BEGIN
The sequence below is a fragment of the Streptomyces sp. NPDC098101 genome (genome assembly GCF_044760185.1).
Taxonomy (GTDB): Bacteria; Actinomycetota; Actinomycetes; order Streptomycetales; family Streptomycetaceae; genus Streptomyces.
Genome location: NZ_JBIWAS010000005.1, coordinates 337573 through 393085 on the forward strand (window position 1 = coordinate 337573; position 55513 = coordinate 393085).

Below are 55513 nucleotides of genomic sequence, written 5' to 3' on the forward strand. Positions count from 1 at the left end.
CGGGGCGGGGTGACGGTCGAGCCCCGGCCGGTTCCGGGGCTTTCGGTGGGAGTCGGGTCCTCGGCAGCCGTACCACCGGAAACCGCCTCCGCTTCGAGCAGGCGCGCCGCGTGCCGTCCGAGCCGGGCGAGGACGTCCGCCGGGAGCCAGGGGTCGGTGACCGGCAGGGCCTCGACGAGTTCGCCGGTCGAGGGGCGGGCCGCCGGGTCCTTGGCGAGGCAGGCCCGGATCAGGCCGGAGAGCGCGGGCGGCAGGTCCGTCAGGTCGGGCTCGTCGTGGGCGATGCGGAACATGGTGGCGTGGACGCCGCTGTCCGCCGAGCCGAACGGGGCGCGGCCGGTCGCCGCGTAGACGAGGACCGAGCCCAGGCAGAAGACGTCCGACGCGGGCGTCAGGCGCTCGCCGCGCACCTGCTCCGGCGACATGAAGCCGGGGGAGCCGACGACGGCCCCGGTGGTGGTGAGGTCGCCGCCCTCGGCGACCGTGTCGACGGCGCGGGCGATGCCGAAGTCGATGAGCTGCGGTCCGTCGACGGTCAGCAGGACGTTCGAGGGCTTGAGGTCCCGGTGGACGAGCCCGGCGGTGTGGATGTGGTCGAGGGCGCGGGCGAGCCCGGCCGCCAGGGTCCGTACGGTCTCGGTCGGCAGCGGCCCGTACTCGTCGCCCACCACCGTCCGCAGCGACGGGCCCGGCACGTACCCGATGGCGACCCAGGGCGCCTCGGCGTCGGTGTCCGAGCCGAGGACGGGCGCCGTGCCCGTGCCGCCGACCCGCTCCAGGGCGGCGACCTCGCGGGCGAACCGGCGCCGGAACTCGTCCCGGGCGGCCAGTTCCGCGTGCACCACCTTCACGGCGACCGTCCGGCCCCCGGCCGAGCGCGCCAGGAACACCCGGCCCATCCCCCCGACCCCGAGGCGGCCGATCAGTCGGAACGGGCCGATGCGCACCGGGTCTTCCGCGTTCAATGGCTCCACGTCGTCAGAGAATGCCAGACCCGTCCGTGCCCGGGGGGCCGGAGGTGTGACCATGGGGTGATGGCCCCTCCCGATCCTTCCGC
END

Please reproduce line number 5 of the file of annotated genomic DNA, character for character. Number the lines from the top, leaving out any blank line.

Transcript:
CGGGGCGGGGTGACGGTCGAGCCCCGGCCGGTTCCGGGGCTTTCGGTGGGAGTCGGGTCCTCGGCAGCCGTACCACCGGAAACCGCCTCCGCTTCGAGCAGGCGCGCCGCGTGCCGTCCGAGCCGGGCGAGGACGTCCGCCGGGAGCCAGGGGTCGGTGACCGGCAGGGCCTCGACGAGTTCGCCGGTCGAGGGGCGGGCCGCCGGGTCCTTGGCGAGGCAGGCCCGGATCAGGCCGGAGAGCGCGGGCGGCAGGTCCGTCAGGTCGGGCTCGTCGTGGGCGATGCGGAACATGGTGGCGTGGACGCCGCTGTCCGCCGAGCCGAACGGGGCGCGGCCGGTCGCCGCGTAGACGAGGACCGAGCCCAGGCAGAAGACGTCCGACGCGGGCGTCAGGCGCTCGCCGCGCACCTGCTCCGGCGACATGAAGCCGGGGGAGCCGACGACGGCCCCGGTGGTGGTGAGGTCGCCGCCCTCGGCGACCGTGTCGACGGCGCGGGCGATGCCGAAGTCGATGAGCTGCGGTCCGTCGACGGTCAGCAGGACGTTCGAGGGCTTGAGGTCCCGGTGGACGAGCCCGGCGGTGTGGATGTGGTCGAGGGCGCGGGCGAGCCCGGCCGCCAGGGTCCGTACGGTCTCGGTCGGCAGCGGCCCGTACTCGTCGCCCACCACCGTCCGCAGCGACGGGCCCGGCACGTACCCGATGGCGACCCAGGGCGCCTCGGCGTCGGTGTCCGAGCCGAGGACGGGCGCCGTGCCCGTGCCGCCGACCCGCTCCAGGGCGGCGACCTCGCGGGCGAACCGGCGCCGGAACTCGTCCCGGGCGGCCAGTTCCGCGTGCACCACCTTCACGGCGACCGTCCGGCCCCCGGCCGAGCGCGCCAGGAACACCCGGCCCATCCCCCCGACCCCGAGGCGGCCGATCAGTCGGAACGGGCCGATGCGCACCGGGTCTTCCGCGTTCAATGGCTCCACGTCGTCAGAGAATGCCAGACCCGTCCGTGCCCGGGGGGCCGGAGGTGTGACCATGGGGTGATGGCCCCTCCCGATCCTTCCGC